Some ultra-conservative and fundamentalist churches seem to be seeking mainly to indoctrinate their students. For instance, one church-related college in Michigan with which I am personally familiar keeps its scholastic rating high by using textbooks approved by the state-sponsored University of Michigan. But in their classrooms the instructors use those state-approved texts in a negative and dishonest way, using the textbook teachings on evolution, for example, only to refute them. This happens because the backward-looking denomination which controls the college is dead-set against all such ideas as evolution. What they want is for their graduates to be informed about such 'mistaken doctrines' and know how to counter them.
But on the whole, the situation is less dismal than the one I have just pictured. In many church-related colleges, the curriculum and the teaching show little variation from what is taught in state colleges. The values and the limitations typical of modern education are, in fact, equally typical of these Christian institutions. But some teachers in these schools are exceptions to the rule, and are deeply committed to the Christian ideals of love, brotherhood, and unselfish service, ideals they do their best to share with their students. This adds much to the quality of the educational process, as do the efforts of many teaching ministers and Sunday School teachers with the same perspective.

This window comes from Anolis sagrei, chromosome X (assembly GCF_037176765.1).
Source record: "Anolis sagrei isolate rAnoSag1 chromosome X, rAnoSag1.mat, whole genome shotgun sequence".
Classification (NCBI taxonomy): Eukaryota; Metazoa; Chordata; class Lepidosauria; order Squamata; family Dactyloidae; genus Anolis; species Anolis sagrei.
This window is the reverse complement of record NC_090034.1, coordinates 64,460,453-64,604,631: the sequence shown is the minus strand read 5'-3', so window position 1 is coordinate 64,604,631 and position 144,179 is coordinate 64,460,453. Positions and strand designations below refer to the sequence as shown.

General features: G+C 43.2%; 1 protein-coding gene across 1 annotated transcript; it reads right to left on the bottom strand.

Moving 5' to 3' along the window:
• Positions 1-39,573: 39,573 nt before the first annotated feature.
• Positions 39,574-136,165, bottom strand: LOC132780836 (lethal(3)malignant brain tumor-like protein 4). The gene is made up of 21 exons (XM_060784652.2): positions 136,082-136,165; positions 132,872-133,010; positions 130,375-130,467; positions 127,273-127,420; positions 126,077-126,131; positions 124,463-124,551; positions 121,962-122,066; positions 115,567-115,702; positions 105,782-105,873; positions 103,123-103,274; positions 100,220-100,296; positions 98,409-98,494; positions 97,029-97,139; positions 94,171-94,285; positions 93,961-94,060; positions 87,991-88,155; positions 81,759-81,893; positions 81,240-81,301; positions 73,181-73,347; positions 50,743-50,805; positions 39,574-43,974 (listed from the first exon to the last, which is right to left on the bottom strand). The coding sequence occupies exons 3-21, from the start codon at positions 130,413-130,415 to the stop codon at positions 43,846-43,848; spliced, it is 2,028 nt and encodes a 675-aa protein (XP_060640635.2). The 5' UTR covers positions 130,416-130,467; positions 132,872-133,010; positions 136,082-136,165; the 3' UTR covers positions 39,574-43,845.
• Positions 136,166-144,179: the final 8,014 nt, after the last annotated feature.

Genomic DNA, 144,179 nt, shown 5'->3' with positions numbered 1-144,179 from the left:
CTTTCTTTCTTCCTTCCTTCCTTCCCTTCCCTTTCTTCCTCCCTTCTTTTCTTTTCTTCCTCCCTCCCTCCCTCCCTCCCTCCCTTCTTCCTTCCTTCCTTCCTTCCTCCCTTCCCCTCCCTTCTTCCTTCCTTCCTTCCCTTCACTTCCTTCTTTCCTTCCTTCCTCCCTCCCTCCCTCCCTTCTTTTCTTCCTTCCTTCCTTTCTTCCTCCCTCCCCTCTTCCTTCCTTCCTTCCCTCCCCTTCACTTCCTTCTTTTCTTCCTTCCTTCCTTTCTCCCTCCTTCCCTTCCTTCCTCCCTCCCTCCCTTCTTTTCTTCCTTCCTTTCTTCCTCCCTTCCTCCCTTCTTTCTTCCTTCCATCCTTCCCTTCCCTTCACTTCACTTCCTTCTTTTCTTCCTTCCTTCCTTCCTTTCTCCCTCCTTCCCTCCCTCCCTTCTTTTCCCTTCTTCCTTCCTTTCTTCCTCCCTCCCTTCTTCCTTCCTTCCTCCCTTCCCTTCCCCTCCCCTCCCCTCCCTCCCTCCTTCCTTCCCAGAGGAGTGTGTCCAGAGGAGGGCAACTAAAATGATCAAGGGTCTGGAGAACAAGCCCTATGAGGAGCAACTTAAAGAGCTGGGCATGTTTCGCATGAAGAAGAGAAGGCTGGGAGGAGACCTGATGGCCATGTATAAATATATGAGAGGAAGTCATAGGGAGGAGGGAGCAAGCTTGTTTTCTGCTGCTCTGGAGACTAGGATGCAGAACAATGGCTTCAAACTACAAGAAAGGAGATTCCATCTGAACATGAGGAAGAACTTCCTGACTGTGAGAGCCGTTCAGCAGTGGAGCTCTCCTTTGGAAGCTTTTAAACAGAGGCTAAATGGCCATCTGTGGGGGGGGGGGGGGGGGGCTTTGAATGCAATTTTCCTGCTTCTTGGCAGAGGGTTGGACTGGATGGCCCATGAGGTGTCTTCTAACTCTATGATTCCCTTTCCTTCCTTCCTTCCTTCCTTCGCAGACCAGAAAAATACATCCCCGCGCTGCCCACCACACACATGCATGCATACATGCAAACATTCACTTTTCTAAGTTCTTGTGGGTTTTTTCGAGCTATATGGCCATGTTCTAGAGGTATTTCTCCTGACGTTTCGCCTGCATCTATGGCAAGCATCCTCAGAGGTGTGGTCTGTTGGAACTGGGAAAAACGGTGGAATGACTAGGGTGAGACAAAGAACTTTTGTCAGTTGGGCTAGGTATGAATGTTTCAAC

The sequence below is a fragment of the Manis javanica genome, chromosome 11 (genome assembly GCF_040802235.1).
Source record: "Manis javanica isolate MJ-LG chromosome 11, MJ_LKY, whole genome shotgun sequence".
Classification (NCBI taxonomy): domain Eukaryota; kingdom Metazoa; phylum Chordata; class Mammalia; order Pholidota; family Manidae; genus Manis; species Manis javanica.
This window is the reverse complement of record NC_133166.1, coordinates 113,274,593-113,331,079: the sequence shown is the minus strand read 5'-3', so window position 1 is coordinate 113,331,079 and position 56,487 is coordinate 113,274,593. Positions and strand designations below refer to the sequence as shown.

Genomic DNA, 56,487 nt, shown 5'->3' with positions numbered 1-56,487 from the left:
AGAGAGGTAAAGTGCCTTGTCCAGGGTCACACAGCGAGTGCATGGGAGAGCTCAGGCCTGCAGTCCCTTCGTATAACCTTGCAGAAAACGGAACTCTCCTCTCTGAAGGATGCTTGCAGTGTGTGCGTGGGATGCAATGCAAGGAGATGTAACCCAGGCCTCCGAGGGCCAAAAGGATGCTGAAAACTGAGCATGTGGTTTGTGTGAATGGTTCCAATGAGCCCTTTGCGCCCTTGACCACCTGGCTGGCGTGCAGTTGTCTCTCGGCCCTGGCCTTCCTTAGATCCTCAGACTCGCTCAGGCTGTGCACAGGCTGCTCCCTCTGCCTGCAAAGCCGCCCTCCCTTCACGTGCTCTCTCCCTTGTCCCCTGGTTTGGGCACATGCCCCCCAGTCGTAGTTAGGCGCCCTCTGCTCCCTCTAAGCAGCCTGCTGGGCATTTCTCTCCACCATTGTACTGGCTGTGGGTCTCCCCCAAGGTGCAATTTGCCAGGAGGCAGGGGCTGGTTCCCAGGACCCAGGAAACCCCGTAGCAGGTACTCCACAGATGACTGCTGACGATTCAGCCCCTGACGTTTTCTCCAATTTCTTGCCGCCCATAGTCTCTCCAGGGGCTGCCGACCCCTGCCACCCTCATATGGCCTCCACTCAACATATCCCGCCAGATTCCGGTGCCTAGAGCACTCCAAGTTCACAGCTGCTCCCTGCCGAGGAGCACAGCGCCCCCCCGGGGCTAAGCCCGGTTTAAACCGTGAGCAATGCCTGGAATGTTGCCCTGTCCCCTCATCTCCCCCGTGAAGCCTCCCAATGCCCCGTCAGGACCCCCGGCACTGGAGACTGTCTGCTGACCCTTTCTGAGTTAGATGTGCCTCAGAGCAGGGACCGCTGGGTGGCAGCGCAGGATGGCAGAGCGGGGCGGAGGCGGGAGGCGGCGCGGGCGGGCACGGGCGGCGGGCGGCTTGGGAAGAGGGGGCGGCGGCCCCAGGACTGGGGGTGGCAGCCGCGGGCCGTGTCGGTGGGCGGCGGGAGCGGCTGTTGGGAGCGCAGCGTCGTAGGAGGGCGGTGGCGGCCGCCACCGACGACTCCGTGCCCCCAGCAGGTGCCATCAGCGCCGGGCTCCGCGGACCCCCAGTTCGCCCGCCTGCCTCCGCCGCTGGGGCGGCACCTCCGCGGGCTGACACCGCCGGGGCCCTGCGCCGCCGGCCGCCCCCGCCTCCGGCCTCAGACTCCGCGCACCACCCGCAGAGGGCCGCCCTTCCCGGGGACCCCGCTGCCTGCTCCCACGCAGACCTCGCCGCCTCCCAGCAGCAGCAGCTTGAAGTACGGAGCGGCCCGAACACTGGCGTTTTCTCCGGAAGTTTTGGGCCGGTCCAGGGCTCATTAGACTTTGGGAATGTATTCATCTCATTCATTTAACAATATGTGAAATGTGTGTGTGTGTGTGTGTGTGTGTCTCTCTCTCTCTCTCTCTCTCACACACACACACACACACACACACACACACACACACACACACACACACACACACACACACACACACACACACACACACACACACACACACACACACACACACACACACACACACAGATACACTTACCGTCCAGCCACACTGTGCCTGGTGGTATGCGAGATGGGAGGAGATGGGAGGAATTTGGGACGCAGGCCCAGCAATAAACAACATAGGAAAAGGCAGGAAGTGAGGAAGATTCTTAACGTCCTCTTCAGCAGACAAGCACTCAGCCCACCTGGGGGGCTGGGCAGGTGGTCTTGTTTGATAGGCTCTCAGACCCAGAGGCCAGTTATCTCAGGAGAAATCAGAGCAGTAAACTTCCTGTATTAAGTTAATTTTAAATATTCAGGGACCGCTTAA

Then there is another aspect of church work, not formally designated as education, where the learning process is also taking place. I refer to the outreach of the churches to help the needy, the hungry, and the deprived people of this world. Of course much more needs to be done, but a lot of such good work is being carried out by many churches.